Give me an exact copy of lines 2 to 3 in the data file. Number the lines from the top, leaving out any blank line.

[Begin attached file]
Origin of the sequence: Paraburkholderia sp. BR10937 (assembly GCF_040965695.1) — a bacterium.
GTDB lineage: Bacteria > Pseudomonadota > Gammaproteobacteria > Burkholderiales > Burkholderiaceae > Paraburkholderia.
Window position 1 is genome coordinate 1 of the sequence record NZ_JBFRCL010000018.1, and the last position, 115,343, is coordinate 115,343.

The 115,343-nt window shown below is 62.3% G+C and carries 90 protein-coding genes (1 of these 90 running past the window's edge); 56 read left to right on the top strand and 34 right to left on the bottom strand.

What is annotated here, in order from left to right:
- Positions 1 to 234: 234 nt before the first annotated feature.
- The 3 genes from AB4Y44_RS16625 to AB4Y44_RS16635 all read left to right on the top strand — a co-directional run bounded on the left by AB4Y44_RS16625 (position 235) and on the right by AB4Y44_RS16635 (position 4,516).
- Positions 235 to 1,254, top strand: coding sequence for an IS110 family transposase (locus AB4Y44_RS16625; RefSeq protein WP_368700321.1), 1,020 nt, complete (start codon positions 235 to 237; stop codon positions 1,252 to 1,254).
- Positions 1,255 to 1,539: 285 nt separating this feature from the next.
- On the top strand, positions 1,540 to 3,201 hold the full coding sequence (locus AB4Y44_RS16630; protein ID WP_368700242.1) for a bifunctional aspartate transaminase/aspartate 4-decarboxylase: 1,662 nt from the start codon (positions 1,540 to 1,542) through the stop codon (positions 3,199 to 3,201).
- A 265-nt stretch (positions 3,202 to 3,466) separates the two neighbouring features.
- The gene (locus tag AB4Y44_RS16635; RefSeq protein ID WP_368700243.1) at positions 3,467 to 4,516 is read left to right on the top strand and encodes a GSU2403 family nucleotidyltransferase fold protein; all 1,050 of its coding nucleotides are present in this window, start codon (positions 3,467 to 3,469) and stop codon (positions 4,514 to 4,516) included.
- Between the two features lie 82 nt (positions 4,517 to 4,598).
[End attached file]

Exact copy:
GTDB lineage: Bacteria > Pseudomonadota > Gammaproteobacteria > Burkholderiales > Burkholderiaceae > Paraburkholderia.
Window position 1 is genome coordinate 1 of the sequence record NZ_JBFRCL010000018.1, and the last position, 115,343, is coordinate 115,343.